Monrovia Modern

Urban Form and Political Imagination in Liberia

Book Pages: 232 Illustrations: 101 illustrations, incl. 96 in Published: November 2017

Author: Danny Hoffman

African Studies, Anthropology > Cultural Anthropology, Geography

In Monrovia Modern Danny Hoffman uses the ruins of four iconic modernist buildings in Monrovia, Liberia, as a way to explore the relationship between the built environment and political imagination. Hoffman shows how the E. J. Roye tower and the Hotel Africa luxury resort, as well as the unfinished Ministry of Defense and Liberia Broadcasting System buildings, transformed during the urban warfare of the 1990s from symbols of the modernist project of nation-building to reminders of the challenges Monrovia's residents face. The transient lives of these buildings' inhabitants, many of whom are ex-combatants, prevent them from making place-based claims to a right to the city and hinder their ability to think of ways to rebuild and repurpose their built environment. Featuring nearly 100 of Hoffman's color photographs, Monrovia Modern is situated at the intersection of photography, architecture, and anthropology, mapping out the possibilities and limits for imagining an urban future in Monrovia and beyond.


Monrovia Modern is a beautiful and perceptive book. It will appeal to both architecture and anthropology scholars concerned with ruins, violence, material culture, photography and West African politics.” — Pauline Destree, Allegra Lab

"As a crucial intervention to visual ethnography, Hoffman’s work also reminds us that Africans are media consumers as well. . . . They are astute participants in the production and circulation of images of African violence. Through his commitment to photo writing as both theory and method, Hoffman tells us that photography is both a constitutive element of modern architecture as well as the character of African modernity." — Zachary Mondesire, African Studies Quarterly

"A beautiful book that weaves together urban theory, architectural comprehension, photographic excellence, and rich anthropological immersion in the lives of Monrovians. . . . Few books are as ambitious or as creative as this one. . . . Monrovia Modern will likely inspire scholars looking to combine photography, architectural design and critical social theory." — Jeffrey W. Paller, Journal of Modern African Studies

"Brave venture of a book.  . . . A pioneering work in the way it combines different methods, media, and disciplines. . . . Hoffman’s newest is a beautiful work that one truly enjoys reading." — Ilmari Käihkö, Anthropos

"Danny Hoffman provides us with new empirical insights on West Africa, and a fascinating and original way of thinking the city that can inspire future scholarship." — Maarten Bedert, African Studies Review

"Hoffman’s great contribution in this book is to point us toward the central importance of the built environment in preparing the scene for creating politics in the second and third decades after war’s end." — Mike McGovern, Journal of African History

"Hoffman’s book encourages fruitful thought about the politics of architecture and urban dwelling. . . This volume is rewarding reading." — Anne S. Lewinson, International Journal of African Historical Studies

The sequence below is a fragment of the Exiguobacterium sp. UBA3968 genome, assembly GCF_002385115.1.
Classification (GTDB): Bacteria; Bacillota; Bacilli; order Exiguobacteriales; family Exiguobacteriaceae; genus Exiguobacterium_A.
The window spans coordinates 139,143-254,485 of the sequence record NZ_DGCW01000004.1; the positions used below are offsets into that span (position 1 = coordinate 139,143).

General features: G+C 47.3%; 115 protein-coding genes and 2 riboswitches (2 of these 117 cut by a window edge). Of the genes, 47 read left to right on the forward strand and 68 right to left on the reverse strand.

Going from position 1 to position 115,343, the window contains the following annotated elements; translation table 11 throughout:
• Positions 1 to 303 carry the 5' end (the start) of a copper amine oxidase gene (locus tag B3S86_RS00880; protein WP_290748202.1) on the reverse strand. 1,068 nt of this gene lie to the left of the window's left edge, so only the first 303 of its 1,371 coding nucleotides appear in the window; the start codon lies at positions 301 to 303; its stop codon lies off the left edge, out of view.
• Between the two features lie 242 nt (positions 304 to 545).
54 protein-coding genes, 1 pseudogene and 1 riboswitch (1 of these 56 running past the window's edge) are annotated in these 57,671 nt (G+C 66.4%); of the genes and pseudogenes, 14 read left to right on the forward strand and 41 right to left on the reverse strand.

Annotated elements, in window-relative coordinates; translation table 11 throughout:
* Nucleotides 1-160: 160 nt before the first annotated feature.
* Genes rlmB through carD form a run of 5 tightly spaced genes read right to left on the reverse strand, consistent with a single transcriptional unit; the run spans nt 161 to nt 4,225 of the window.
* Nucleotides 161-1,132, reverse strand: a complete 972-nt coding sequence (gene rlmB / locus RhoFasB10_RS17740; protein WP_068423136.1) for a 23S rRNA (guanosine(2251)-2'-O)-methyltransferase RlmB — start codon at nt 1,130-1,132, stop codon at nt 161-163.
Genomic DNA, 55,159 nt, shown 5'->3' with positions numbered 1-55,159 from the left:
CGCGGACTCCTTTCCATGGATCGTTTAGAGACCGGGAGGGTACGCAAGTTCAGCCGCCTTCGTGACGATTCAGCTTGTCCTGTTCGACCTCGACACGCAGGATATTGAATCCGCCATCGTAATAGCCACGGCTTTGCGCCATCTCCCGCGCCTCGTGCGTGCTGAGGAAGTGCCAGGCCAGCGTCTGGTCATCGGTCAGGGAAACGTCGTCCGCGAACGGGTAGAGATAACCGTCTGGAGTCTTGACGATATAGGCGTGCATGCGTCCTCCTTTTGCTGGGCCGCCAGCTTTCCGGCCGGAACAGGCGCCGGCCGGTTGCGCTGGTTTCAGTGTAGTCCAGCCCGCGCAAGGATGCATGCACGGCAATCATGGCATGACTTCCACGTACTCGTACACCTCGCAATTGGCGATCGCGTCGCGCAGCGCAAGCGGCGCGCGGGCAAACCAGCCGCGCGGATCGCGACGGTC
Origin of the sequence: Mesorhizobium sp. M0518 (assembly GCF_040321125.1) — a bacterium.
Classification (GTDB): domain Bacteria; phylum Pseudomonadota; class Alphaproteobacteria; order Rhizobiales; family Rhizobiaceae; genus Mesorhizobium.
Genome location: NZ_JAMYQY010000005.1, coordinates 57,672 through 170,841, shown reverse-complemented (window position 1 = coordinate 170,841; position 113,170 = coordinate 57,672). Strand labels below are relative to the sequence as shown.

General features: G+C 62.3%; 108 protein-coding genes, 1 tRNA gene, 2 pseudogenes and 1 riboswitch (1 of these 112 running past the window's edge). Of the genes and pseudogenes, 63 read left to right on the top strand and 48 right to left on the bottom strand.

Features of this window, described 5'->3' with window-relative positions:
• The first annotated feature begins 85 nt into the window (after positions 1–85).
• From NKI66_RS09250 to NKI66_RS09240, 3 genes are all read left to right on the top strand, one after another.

"Urban modernity was always about inhabiting the interstices concretized by the tensions between political imaginations and built forms. Monrovia is replete with forms that impose or elude, often arbitrarily without narrative. Danny Hoffman engages lives that treat the city’s ruining and remaking of modernity as bookends for an incessant hesitation, perhaps inability, to commit to invented futures of any stripe. In this hesitation there can only be a politics of lives enduring inexplicable, fragile yet stalwart orders persisting beyond their material ruin." — AbdouMaliq Simone, author of For the City Yet to Come: Changing African Life in Four Cities

“In this adventurous and provocative book, Danny Hoffman sets out on new theoretical and methodological paths to capture ‘urbanity’ within the modernist ruins of postwar Monrovia. Stepping away from the lenses of poverty, corruption, and infrastructural decay through which the African city is so often viewed, Hoffman takes Monrovia’s inhabitants’ lives seriously on their own terms and in light of the impossible possibilities imposed upon them by the liberating dreams of modernist architecture.” — Filip de Boeck, author of Kinshasa: Tales of the Invisible City


Availability: In stock
Price: $26.95

Open Access

Author/Editor Bios Back to Top

Danny Hoffman is Associate Professor of Anthropology at the University of Washington and the author of The War Machines: Young Men and Violence in Sierra Leone and Liberia, also published by Duke University Press. As a photojournalist, he documented conflicts in southern Africa and the Balkans from 1994 to 1998.

Table of Contents Back to Top
Illustrations  xiii
Preface  xvii
Acknowledgments  xxiii
Introduction  1
1. Live Dangerously, My Brothers: Ex-Combatants and the Political Economy of Space  33
2. The Ministry of Defense: Excessive Architecture  61
3. E. J. Roye: The Corporate (Post)Modern  91
4. Hotel Africa: The Uncritical Ruin  115
5. Liberia Broadcasting System: Three Utopias  143
6. Finding Urban Form: A Coda  175
Notes  183
References  189
Index  203
Sales/Territorial Rights: World

Rights and licensing

Winner of the John Collier Jr. Award for Still Photography, presented by the Society for Visual Anthropology

Additional InformationBack to Top
Paper ISBN: 978-0-8223-5884-8 / Cloth ISBN: 978-0-8223-6357-6
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